BONN, Germany - East German and Soviet planning for a military offensive against West Germany was so detailed and advanced that the communists had already made street signs for West German cities, printed cash for their occupation government and built equipment to run eastern trains on western tracks, according to documents found by the German military.
Documents covering the period from the 1960s to the mid-1980s - as well as assault equipment found in the East German communist regime's huge underground storage facilities - have persuaded German military planners and historians that the Soviet bloc not only seriously considered an assault but had achieved a far higher level of readiness than Western intelligence had assumed.
"We have found that the National Peoples Army (East German military) made every necessary preparation to conquer and occupy the west, and especially West Germany," Vice Admiral Ulrich Weisser, chief of the planning staff for the German Bundeswehr, or armed forces, said. "Our officers were deeply impressed."
The preparations, which were regularly updated over the years, ranged from the trivial to the terrifying. East Germany's military and the Stasi secret police had printed up new street maps and signs for West German cities. Koenigsallee, Duesseldorf's tony avenue of furs, jewels and designer fashions, was to be dubbed Karl Marx Allee.
When western officers took over eastern bases after East and West Germany reunited in 1990, they found more ammunition for the 160,000-man East German force than the Bundeswehr had for its 500,000 troops.
In the eastern town of Lehnin, less than 30 miles from West Berlin, the East German military had erected a mock western city in which East German and Soviet troops practiced for the invasion and street battles that would never happen. Now a collection of abandoned, shell-pocked buildings, the "city" of Scholzenslust included a school, bank, courthouse, bar, hotel, rail station and subway entrances. Until the Bundeswehr took control of the area, neo-Nazi teenagers would sneak into the town for training shootups.
The East German documents now being studied by the German military and historians indicate that Western analysis of Soviet and East German military planning may have underestimated the bloc's capabilities. Not only did the bloc have elaborate plans for taking over West Germany, but they had logistical resources well beyond what Western intelligence had reported.
If a combined East German and Soviet force had moved to conquer West Berlin and West Germany according to plan, the West would have been initially "outmanned, outarmed and overwhelmed," Weisser said. "The operational planning was far more advanced than anything our intelligence had envisioned. The National Peoples Army was designed to invade within hours of a political decision."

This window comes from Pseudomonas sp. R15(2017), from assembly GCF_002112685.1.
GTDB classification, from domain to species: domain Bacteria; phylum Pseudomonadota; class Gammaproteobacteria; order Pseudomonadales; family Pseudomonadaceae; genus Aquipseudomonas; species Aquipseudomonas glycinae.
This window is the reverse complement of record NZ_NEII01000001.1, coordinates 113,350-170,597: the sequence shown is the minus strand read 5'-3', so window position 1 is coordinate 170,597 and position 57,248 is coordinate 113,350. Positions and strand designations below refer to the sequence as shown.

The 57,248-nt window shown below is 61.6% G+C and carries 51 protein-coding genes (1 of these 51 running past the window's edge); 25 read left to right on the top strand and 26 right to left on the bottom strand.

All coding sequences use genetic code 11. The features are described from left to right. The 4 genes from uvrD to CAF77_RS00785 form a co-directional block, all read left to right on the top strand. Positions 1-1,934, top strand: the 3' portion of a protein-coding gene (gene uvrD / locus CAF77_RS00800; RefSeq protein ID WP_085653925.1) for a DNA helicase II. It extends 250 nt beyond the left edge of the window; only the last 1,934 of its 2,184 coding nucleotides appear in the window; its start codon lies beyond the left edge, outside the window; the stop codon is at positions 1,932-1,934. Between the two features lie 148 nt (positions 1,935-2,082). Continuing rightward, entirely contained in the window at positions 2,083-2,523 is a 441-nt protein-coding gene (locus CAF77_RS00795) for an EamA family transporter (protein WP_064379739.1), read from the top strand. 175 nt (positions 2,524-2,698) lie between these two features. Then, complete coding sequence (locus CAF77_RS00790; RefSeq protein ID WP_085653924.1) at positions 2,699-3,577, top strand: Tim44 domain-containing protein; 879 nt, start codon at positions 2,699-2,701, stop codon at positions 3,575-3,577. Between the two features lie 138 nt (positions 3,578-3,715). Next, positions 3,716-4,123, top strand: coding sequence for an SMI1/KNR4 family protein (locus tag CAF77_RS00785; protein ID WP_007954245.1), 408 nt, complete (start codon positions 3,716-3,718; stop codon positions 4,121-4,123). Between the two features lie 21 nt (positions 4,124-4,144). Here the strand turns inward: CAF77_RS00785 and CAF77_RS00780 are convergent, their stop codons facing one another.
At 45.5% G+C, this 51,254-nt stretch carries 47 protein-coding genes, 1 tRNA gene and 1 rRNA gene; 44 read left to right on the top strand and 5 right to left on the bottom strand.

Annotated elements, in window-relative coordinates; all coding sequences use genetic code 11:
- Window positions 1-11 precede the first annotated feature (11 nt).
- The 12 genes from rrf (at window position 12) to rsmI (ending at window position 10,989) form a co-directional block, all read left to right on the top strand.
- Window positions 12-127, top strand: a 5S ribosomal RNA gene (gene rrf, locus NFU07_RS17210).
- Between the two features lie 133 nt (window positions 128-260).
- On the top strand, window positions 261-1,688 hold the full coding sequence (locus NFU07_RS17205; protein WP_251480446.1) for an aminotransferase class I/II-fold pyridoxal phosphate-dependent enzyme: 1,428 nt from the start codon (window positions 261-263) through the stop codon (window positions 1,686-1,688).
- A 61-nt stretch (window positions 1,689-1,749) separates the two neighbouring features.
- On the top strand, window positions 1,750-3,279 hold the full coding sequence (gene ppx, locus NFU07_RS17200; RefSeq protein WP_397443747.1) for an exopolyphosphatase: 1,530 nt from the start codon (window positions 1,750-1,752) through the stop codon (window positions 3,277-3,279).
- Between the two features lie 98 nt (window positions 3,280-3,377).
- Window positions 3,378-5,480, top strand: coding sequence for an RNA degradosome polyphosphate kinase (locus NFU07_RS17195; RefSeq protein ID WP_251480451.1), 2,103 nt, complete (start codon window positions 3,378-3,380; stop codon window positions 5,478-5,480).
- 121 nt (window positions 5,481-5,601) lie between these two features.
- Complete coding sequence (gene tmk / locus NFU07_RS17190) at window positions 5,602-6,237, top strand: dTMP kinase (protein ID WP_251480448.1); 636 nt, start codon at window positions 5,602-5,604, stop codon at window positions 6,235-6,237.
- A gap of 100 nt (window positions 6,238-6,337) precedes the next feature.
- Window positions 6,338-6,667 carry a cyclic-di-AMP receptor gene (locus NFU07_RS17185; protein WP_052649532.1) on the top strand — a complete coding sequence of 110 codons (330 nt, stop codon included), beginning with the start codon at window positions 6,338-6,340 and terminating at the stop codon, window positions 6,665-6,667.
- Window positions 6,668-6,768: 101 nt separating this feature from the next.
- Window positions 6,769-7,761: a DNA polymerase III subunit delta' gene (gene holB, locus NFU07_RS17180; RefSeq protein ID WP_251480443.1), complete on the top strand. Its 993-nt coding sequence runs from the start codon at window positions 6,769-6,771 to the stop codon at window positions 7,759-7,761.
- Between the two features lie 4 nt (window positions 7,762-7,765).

Although historians have been inclined to take the blueprints for the takeover of the West with a considerable portion of salt, the East German stockpiles and other physical evidence indicate a capacity well beyond anything the West had expected.
"We found cellars full of cash that they had printed up for immediate distribution in a West Germany controlled by an occupation government," said Heinrich Weisse, the Bundeswehr's deputy planning chief. "They had already made up medals, complete with designations for their officers who performed well in the conquering of the west."
In vast cellars previously unknown to the west, according to officials, the East Germans kept huge arsenals, including weapons, vehicles and railroad equipment that would have allowed East German rolling stock to be used immediately on West German rails, which were built to different standards.
As late as 1985, according to Stasi documents examined by Berlin historian Otto Wenzel, the East German secret police prepared a detailed plan for the takeover of West Berlin. The plan described the creation of 12 neighborhood administrative offices for West Berlin and laid out a battle plan for the Soviet forces and East German army, border police and local police who would storm through the Berlin Wall.
On "Day X," as the plan called the day of invasion, specific units were assigned to tasks such as capturing U.S., British and French military bases in West Berlin, shutting down airports and taking over the city's radio and TV stations, newspapers, museums, telephone switching stations, churches and universities.
In all, the plan envisioned 32,000 communist troops invading a West Berlin that would be defended by 12,000 Allied forces and local police.